We are in solidarity with the fight for justice and we support the protesters. We acknowledge the overwhelming majority of protests are peaceful. We are choosing to focus on what is important which is the inequity and injustice people of color face, and the power of peaceful protests. It is easy to be distracted by the negative reporting we see, but having open hearts and minds allows us to empathize with those who face injustice.
Below are resources to discuss these difficult topics with our children. Future generations will look to us and it is our responsibility to help them make a better world filled with equity, justice, and empathy.
For parents in the ex-pat community:
Expat Actually is a blog created by Whitney, a member of the ex-pat community. Her blogs offer advice to help you navigate the rollercoaster of living abroad. She recently posted a blog about what those in the ex-pat community can do right now for children, who are our future.
For parents in general:
This resource, from The Children’s Community School, a learning community that honors and empowers children to engage their whole selves in education, talks about how children are never too young to learn about race. Check out this great infographic that explains how young children learn about race.
- The article also provides wonderful resources from around the internet regarding tips and approaches, and information and perspectives; see below:
- Tips and Approaches
- 7 Things to Do When Your Kid Points Out Someone’s Differences, by Rachel Garlinghouse.
- Talking With Children About Racism, Police Brutality and Protests, by Laura Markham.
- 6 Things White Parents Can Do to Raise Racially Conscious Children, by Bree Ervin.
- How to Talk to Little Girls, by Lisa Bloom.
- Mama, Ella Has A Penis! How To Talk To Your Children About Gender Identity, by Marlo Mack.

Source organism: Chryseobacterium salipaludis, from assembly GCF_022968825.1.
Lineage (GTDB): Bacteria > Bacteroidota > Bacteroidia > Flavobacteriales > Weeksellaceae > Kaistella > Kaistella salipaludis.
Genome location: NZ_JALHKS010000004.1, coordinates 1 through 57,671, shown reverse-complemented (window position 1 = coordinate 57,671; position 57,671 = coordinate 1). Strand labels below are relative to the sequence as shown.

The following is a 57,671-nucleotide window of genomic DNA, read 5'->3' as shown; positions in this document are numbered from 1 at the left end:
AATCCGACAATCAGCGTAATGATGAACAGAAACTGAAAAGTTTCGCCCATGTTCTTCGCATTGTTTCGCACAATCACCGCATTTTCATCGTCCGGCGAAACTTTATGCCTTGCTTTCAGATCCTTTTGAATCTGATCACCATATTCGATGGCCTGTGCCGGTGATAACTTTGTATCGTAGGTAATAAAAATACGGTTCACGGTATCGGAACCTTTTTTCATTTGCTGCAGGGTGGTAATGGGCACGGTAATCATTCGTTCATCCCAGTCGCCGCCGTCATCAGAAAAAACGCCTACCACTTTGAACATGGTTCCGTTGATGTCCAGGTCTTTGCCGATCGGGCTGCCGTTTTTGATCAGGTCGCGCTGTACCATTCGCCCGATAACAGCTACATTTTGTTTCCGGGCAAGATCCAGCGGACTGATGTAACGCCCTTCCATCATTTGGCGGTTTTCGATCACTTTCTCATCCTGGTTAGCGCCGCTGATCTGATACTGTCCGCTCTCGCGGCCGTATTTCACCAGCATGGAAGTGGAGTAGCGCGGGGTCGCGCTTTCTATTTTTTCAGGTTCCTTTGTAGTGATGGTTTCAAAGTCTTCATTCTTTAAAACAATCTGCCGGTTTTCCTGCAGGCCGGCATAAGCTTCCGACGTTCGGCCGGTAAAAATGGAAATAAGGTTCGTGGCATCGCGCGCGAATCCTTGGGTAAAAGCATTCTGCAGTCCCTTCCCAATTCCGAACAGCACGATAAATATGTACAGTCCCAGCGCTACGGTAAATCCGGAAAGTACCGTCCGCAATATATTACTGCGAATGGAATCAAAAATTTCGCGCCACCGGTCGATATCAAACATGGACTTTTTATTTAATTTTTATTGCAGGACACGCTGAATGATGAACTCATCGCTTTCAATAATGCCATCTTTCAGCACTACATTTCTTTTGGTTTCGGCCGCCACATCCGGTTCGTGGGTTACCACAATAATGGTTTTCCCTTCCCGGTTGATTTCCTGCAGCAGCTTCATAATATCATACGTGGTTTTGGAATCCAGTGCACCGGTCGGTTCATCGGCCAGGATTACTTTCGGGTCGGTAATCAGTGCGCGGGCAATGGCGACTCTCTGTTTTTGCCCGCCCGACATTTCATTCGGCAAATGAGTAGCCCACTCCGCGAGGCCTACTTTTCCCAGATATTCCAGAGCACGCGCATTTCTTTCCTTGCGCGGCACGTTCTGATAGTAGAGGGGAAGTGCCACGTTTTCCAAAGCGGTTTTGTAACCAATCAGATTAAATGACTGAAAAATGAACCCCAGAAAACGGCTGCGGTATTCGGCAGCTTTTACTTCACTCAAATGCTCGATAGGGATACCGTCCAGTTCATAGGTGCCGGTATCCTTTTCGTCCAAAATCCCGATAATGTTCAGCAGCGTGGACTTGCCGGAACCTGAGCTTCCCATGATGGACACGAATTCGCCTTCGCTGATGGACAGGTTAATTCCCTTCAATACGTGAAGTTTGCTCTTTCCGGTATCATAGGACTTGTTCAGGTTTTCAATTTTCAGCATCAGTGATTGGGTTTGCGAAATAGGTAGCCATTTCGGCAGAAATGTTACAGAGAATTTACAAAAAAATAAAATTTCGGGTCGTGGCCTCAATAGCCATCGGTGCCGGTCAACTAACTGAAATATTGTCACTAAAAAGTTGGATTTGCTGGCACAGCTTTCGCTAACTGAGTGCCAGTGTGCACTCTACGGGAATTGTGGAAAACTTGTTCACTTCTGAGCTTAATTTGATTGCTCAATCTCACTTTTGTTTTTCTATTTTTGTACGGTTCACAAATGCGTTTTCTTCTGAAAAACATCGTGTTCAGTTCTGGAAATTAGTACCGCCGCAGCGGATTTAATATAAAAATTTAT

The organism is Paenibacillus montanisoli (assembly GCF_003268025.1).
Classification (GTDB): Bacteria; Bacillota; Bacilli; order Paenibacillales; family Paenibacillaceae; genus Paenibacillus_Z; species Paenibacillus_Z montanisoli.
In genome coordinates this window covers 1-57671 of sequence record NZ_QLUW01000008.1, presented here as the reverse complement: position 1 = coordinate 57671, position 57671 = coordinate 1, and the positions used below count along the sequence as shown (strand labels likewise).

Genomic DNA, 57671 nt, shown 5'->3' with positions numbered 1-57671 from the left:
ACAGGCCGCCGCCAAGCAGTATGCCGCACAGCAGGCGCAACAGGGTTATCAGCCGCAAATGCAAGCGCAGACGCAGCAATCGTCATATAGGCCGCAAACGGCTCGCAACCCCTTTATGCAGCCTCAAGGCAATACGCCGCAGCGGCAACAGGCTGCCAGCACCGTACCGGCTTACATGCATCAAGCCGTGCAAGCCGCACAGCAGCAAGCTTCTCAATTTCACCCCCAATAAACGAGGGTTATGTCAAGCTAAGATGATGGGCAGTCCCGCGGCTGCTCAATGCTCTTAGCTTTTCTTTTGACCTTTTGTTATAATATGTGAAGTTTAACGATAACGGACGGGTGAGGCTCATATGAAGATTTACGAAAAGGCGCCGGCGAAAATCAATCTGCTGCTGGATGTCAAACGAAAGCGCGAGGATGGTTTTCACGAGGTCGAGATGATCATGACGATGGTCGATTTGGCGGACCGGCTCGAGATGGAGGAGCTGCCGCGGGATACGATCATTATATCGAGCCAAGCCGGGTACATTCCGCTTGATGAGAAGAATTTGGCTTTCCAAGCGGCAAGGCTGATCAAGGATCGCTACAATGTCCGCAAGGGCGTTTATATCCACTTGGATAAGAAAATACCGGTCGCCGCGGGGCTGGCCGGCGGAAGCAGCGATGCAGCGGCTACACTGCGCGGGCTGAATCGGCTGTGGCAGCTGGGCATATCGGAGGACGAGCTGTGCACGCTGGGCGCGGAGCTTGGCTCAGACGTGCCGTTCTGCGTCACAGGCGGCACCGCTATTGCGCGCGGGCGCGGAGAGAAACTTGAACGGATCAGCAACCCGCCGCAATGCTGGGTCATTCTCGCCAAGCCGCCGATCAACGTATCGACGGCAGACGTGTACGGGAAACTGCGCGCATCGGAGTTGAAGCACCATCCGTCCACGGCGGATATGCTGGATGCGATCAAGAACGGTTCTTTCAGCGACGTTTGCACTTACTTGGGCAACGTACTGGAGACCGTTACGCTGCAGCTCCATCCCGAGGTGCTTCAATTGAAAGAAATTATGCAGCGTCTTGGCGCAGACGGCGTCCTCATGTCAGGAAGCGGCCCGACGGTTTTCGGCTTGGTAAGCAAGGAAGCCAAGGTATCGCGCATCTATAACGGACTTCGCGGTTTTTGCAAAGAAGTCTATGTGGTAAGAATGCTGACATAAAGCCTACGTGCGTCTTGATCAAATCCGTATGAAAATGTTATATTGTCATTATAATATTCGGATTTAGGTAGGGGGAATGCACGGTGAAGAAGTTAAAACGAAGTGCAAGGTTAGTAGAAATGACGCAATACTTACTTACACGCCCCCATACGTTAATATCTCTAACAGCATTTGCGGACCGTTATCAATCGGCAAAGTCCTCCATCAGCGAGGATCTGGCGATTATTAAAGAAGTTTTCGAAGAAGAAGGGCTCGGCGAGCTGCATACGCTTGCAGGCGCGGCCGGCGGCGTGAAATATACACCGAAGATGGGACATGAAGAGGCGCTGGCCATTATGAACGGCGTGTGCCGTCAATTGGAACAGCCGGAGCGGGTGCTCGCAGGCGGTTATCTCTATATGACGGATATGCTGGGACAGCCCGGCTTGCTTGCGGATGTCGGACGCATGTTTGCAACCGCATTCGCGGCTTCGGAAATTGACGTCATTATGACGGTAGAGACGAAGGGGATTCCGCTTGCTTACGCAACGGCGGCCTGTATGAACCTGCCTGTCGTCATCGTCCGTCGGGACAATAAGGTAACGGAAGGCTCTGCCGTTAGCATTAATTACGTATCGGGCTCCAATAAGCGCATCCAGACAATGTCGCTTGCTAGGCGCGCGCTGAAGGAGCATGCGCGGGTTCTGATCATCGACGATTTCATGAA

- Information and Perspectives
- My son has been suspended five times. He’s 3. by Tunette Powell.
- Speaking “Mexican” and the use of “Mock Spanish” in Children’s Books, or, Do Not Read Skippyjon Jones, by D. Ines Casillas.
- When My 8-Year-Old Gay Son Taught His Class About Harvey Milk, by “Amelia.”
- It’s Not Just About Delaying Gratification, by Geek Feminism. (Also see To Predict Success in Children, Look Beyond Willpower, by Simon Makin.)
- It’s Okay to Be Neither, by Melissa Bollow Tempel.
- My Son Wears Dresses; Get Over It, by Matt Duron.
- Tips and Approaches
For parents of children with autism spectrum disorder:
Social Stories can be used to teach social skills such as taking another’s point of view. Below is a repost from @b_the_peds_ot on Instagram. The caption reads, “Here is a social story that can be used to start a conversation with your kiddos. It can also be used as a template to create your own individualized story. Created by: Early Childhood Family Education – St. Paul” https://www.instagram.com/p/CBA0e2TBCqL/
Still having a hard time deciding how to teach your children about race? Here are a few more resources:
Lastly, we wanted to provide resources to help you find children’s books that address racism:
- Epic! is a digital library for children 12 and under. If you do not have an account, they offer a free 30-day trial. Recently, they have added two collections: Celebrate Black Culture and Start a Conversation About Race. Both collections provide dozens of books to educate children about racism and foster a sense of empathy for persons of color.
- If you use Instagram, here are some accounts to follow:
- This article provides 33 Books Featuring Black Heroes and Characters That Every Kid Should Read
Worldwide Speech’s Top 5 Favorites:
- The Skin You Live In by Michael J Tyler:
- Not Quite Snow White by Ashley Franklin
- You Matter by Christian Robinson
- The Day You Begin by Jacqueline Woodson
- Enough! 20 Protestors That Changed America by Emily Easton